Jean L. Kreiling – Three Poems
“Desdemona Cursed by Her Father”
after the painting by Eugène Delacroix
Not for the last time, love has let her down.
Her father’s dark face and his scarlet gown
betray his black suspicions and the passion
of his rage. She pleads with him, her face ashen,
but his right hand is raised—to strike? to curse?
What daughter could decide which would be worse?
In modest dress, in all humility,
she looks to him for something fatherly;
her hands, stretched toward his heart, clutch only folds
of fabric. Later, when Othello holds
her own heart, she’ll be powerless again
to make her case before a prince of men:
though faithful, she’ll die in her sleeping-gown.
Not for the first time, love will let her down.
The Bourne Bridge, Late October
(en route to Cape Cod)
By now most visitors have left, and ceded
this bridge to locals; we drive unimpeded
in both directions, happy to be done
with summer’s frantic pilgrims to the sun—
and yet the span unsettles me. It rises
along a modest pitch, but mesmerizes
and disconcerts me at this time of year.
As I approach, the apex seems too near,
the route across the water much too short,
so that I haven’t got the time to sort
uneasiness and awe and satisfaction,
my brain about to take in just a fraction
of bird’s-eye beauty as my lungs inhale
too little salty breeze. My eyes will fail
to fully grasp the blue above and blue
below, the red and orange that outdo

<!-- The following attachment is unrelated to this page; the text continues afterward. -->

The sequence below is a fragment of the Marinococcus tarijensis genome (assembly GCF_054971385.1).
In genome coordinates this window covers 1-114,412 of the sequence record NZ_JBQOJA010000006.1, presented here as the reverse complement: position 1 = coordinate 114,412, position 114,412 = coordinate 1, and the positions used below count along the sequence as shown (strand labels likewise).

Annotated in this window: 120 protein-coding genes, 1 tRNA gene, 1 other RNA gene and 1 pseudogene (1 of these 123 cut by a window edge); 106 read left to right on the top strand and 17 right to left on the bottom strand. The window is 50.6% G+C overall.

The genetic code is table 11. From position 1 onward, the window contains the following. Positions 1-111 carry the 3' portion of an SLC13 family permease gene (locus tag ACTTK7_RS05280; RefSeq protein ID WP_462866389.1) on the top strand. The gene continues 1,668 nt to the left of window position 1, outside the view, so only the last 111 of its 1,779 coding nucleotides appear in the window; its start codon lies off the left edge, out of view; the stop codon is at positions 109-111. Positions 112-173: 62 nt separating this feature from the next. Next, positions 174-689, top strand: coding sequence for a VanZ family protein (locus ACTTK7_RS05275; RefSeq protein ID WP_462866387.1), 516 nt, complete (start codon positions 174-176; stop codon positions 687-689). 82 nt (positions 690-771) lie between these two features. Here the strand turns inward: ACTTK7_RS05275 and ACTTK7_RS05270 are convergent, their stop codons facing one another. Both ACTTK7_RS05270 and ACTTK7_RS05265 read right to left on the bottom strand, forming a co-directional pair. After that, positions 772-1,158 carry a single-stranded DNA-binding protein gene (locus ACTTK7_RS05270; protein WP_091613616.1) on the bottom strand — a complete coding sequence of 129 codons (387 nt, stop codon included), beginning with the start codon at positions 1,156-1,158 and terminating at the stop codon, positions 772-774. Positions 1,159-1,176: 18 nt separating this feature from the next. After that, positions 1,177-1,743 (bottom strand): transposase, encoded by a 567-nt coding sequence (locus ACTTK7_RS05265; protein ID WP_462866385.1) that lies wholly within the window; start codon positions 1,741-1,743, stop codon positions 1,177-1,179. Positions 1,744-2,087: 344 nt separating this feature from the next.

each other on the shore, the green of stoic
and sturdy pines, their constancy heroic
but humble. And I won’t quite understand
the sinuous geometry of land
affectionately nudged by water or
the physics of the delicate rapport
between steel beams and thin air. Though my wheels
grip asphalt firmly, I confess it feels
as if I might veer off into the sky
or fall into the water—learn to fly
or learn my limitations. I know some
who near this bridge are near their ends; they come
to jump, just past the sign that urges, “Call
Samaritans.” But I drive on, through all
I can and can’t absorb, what rattles me
and what makes this brief ride a partially
unopened gift. About two thousand feet
of pavement and the crossing is complete,
and every time, I reach the Cape before
I’ve thought of words for all I can’t explore.
Perennials endure, invisibly,
in winter beds as cold and hard as stone;
their slender shoots define tenacity
when April’s taunting takes a frosty tone.
At last, their colors flash, like ribbons won
for patience, and we’re moved to genuflect
and pull unholy weeds; meanwhile, the sun
anoints each blossom with white-hot respect.
Like mountain climbers who find summit rapture,
forever altering their lives below,
a garden scales the air, and gains no less:
the poppies, lilies, pinks, and daisies capture
attention, warmth, and light—and as they grow,
they store four seasons’ worth of hardiness.
Jean L. Kreiling’s first collection of poems, The Truth in Dissonance (Kelsay Books), was published in 2014. Her work has appeared widely in print and online journals, including American Arts Quarterly, Angle, The Evansville Review, Measure, and Mezzo Cammin, and in several anthologies. Kreiling is a past winner of the Great Lakes Commonwealth of Letters Sonnet Contest, the String Poet Prize and the Able Muse Write Prize, and she has been a finalist for the Frost Farm Prize, the Howard Nemerov Sonnet Award, and the Richard Wilbur Poetry Award.